A Rich History of Desolation
September 11, 2009
Desolation Canyon. Sounds as inviting as a barren wasteland.
And yet, when Dr. James Aton speaks at Southern Utah University’s annual Distinguished Faculty Honor Lecture, his audience will be anything but forlorn as this English professor takes them to some of the wildest country in the lower 48 states and along the bottom of a gorge deeper than the Grand Canyon in his presentation, “Land of Wildest Desolation: History Along the Green River,” next Tuesday, September 15, at 11:30 a.m. in the SUU Auditorium.
Desolation Canyon is a 118-mile, serpentine swath of a region so protected by daunting ramparts that it is one of the largest sections of the U.S. not bisected by a road. It is known for its grandeur and wildlife, including wild horses, bighorn sheep, blue herons, flying squirrels and black bears. Aton, who wrote The River Knows Everything: Desolation Canyon and the Green, will discuss the Canyon and Green River’s resources from as far back as 13,000 years, focusing on the region’s environmental history.
Of the region, Aton explains, “Desolation Canyon grabbed my heart and mind seven years ago like no place I have ever known. I have become completely absorbed in trying to understand its human and natural history. This place is like no other in Utah–wild, harsh, astonishingly beautiful, challenging, and alluring. It has been a privilege to have spent parts of each year there, walking the canyons and rowing the river. I am honored at the opportunity to tell the stories of the ordinary--but ultimately extraordinary--men and women who for the last thirteen thousand years have made a living in this rugged but lovely place.”
A self-described “fan of rivers” and outdoor enthusiast, Aton intends for this presentation to “show how extraordinary this wild place is by telling its history.” He also plans to discuss the modern-day forces threatening the region’s distinct natural and cultural resources.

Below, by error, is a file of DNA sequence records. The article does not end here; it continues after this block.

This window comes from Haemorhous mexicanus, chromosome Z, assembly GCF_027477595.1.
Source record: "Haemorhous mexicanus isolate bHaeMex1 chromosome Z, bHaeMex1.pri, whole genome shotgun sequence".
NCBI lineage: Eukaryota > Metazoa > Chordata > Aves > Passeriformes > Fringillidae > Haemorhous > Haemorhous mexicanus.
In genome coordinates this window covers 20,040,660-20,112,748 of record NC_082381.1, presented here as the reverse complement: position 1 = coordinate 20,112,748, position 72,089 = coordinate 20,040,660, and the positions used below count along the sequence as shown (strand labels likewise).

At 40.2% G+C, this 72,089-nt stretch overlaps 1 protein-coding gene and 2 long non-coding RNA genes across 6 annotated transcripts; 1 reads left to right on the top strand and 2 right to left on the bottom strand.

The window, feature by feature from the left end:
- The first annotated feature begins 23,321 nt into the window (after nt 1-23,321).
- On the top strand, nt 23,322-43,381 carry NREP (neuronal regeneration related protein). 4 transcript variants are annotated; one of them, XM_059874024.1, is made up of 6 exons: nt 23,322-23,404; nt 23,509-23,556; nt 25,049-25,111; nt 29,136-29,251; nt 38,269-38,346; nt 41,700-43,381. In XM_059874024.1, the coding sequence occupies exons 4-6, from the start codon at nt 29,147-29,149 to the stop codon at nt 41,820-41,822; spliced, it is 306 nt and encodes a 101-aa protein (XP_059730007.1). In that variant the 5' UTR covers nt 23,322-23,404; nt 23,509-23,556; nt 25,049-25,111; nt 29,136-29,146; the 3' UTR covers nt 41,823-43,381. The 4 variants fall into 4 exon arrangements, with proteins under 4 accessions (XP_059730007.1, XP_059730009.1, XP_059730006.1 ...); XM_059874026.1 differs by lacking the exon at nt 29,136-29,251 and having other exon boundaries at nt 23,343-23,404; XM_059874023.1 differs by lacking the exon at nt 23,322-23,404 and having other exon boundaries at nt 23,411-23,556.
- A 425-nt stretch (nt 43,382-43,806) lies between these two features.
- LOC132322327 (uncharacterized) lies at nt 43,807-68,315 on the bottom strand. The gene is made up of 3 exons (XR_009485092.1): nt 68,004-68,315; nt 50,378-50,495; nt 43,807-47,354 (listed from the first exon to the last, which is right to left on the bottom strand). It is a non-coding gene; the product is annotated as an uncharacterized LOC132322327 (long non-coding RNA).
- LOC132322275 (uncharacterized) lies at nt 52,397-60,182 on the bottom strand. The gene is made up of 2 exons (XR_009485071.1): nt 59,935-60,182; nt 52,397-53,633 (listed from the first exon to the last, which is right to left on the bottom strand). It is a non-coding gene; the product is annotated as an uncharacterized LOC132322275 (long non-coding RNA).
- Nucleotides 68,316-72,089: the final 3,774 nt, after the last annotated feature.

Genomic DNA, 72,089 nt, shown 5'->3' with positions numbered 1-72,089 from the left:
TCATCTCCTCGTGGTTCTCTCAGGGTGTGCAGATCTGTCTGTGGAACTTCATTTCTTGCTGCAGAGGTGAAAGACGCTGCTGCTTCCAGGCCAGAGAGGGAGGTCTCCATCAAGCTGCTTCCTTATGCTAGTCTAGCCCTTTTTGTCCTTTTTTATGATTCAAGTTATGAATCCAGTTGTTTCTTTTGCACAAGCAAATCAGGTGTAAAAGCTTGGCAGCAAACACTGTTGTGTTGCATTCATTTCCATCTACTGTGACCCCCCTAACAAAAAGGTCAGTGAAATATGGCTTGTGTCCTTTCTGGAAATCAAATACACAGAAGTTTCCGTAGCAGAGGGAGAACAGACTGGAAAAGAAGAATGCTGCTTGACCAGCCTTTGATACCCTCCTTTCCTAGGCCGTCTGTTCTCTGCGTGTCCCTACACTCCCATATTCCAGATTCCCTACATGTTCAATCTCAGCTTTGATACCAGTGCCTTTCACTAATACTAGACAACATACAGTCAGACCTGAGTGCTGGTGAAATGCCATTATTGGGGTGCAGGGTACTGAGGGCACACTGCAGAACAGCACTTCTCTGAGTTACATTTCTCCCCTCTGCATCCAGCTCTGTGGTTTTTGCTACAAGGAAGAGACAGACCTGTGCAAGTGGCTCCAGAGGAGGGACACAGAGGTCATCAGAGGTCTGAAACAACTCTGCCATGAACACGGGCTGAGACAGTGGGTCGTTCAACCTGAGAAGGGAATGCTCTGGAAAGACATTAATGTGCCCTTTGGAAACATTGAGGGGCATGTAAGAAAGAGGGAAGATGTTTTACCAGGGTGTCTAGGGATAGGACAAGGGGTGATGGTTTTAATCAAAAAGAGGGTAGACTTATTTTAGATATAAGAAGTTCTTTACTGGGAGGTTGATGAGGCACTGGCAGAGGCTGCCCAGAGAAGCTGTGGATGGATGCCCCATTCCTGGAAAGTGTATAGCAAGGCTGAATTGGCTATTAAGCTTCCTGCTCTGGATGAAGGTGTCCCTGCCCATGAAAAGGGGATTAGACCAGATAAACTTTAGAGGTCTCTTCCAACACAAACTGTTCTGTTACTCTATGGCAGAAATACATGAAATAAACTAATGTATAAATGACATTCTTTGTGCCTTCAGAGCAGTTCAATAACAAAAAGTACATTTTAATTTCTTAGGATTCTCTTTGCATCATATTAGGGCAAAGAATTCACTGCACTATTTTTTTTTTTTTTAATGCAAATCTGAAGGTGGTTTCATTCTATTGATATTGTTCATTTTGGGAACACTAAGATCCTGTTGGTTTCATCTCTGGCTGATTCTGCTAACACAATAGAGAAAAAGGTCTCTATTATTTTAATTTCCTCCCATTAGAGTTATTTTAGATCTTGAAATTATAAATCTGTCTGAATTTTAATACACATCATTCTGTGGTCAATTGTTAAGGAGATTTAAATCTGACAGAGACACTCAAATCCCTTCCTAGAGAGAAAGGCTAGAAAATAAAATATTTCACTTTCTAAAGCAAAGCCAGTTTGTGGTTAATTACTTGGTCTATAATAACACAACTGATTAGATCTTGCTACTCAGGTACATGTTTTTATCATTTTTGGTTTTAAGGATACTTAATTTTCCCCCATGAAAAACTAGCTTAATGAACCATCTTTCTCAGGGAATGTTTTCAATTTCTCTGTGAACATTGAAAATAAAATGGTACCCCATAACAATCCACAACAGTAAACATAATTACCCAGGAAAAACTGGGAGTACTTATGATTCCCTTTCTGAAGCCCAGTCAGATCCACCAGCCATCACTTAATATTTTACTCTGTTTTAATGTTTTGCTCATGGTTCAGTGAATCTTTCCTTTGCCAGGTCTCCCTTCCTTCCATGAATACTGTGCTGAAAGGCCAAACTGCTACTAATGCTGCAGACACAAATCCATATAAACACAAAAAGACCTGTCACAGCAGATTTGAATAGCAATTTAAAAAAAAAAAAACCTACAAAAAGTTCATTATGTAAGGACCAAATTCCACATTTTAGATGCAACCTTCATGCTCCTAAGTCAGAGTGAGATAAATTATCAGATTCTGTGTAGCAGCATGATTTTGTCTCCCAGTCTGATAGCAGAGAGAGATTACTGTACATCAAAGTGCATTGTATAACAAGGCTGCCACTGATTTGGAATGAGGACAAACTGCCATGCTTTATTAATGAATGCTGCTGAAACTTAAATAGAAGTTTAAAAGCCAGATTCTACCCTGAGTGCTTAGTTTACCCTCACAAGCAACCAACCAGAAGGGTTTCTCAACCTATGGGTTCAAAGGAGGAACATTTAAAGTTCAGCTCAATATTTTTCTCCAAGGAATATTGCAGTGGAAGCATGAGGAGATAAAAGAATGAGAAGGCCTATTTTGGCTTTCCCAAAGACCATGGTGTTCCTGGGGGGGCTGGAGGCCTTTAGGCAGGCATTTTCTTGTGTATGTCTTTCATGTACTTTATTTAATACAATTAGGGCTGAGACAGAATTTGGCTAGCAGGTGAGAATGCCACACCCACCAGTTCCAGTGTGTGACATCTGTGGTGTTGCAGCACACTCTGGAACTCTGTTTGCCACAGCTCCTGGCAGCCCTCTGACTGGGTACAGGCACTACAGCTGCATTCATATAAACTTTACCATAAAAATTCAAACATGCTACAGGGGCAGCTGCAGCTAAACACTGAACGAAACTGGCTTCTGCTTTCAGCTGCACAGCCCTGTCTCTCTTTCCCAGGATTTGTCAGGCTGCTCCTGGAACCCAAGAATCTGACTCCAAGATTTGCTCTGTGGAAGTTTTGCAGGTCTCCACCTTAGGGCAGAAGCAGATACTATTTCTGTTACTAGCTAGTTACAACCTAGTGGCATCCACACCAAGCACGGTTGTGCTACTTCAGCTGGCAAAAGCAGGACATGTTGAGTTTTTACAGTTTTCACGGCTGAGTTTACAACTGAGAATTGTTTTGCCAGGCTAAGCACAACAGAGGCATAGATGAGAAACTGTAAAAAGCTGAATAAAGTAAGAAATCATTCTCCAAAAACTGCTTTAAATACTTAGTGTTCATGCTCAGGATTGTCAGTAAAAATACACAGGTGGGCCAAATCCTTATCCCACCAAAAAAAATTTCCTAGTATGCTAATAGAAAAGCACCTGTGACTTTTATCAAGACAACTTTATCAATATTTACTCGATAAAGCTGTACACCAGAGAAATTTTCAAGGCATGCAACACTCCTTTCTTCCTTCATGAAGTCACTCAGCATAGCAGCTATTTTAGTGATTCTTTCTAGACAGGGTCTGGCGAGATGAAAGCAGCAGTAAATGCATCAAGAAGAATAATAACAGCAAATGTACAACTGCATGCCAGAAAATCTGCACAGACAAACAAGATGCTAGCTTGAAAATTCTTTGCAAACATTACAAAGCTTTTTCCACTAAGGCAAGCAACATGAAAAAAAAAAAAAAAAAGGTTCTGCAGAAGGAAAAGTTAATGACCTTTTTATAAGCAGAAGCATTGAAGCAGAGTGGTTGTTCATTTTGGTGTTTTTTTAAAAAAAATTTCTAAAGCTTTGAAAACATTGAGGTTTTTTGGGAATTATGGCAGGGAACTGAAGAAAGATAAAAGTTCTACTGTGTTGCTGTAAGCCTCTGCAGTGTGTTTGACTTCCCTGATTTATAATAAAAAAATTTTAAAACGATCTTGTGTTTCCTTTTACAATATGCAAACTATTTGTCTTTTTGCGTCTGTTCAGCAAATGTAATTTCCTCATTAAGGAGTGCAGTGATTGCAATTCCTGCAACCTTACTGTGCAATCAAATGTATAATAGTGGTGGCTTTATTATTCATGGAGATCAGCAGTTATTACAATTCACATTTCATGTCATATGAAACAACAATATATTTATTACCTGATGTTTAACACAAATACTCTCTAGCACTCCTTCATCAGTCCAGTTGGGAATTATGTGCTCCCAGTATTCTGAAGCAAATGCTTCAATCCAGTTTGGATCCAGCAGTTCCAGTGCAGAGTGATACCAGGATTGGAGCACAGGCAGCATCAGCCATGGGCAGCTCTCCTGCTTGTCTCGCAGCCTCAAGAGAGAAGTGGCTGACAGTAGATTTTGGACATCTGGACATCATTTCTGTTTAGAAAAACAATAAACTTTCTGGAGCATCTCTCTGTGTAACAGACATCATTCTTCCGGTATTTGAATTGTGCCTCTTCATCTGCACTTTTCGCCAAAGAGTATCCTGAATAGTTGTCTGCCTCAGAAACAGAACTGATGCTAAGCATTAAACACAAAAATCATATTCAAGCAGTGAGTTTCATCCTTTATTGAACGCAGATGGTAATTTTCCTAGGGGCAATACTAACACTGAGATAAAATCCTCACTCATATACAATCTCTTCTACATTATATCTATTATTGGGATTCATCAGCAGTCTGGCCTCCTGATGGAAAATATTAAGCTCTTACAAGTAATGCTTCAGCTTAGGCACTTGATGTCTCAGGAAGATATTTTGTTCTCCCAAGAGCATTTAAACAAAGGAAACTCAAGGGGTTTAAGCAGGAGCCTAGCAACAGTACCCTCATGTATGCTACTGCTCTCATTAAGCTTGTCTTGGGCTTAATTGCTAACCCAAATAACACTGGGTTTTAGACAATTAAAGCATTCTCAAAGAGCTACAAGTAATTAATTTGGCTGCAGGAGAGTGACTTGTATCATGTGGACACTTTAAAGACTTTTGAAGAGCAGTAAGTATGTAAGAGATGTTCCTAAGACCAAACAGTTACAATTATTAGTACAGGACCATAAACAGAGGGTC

Aton’s lecture on Tuesday is also part of the University’s Convocations Lecture Series and is free and open to the public.
Dr. Aton received a B.A. in English from Spring Hill College in Mobile, AL in 1971, an M.A. in English from the University of Kentucky in 1977, and a Ph.D. in American Literature from Ohio University in 1981. He has taught in the Department of English at SUU since 1980, where he is Professor of English. He teaches classes in Writing, Mythology, American Studies, and Continental European Literature. Dr. Aton has twice been a Visiting Fulbright Scholar in American Studies, first in 1989-90 at Gadjah Mada University in Yogyakarta, Indonesia, and second in 1997-98 at Sichuan University in Chengdu, Peoples Republic of China.
Aton has published articles on environmental history in Western American Literature, South Dakota Review, Southwest Art, and Blue Mountain Shadows. Twice he has presented the SUU Distinguished Faculty Lecture. His monograph, John Wesley Powell, appeared as part of the Boise State University's Western Writers Series. His book with Robert S. McPherson, River Flowing from the Sunrise: An Environmental History of the Lower San Juan, was finalist for the 2000 Utah Book Award in non-fiction and was awarded the 2000 Norris and Carol Hundley Award for "best book on any historical subject" from the Pacific Coast Branch of the American Historical Association. His book with photographer Dan Miller, The River Knows Everything: Desolation Canyon and the Green, was published in April 2009.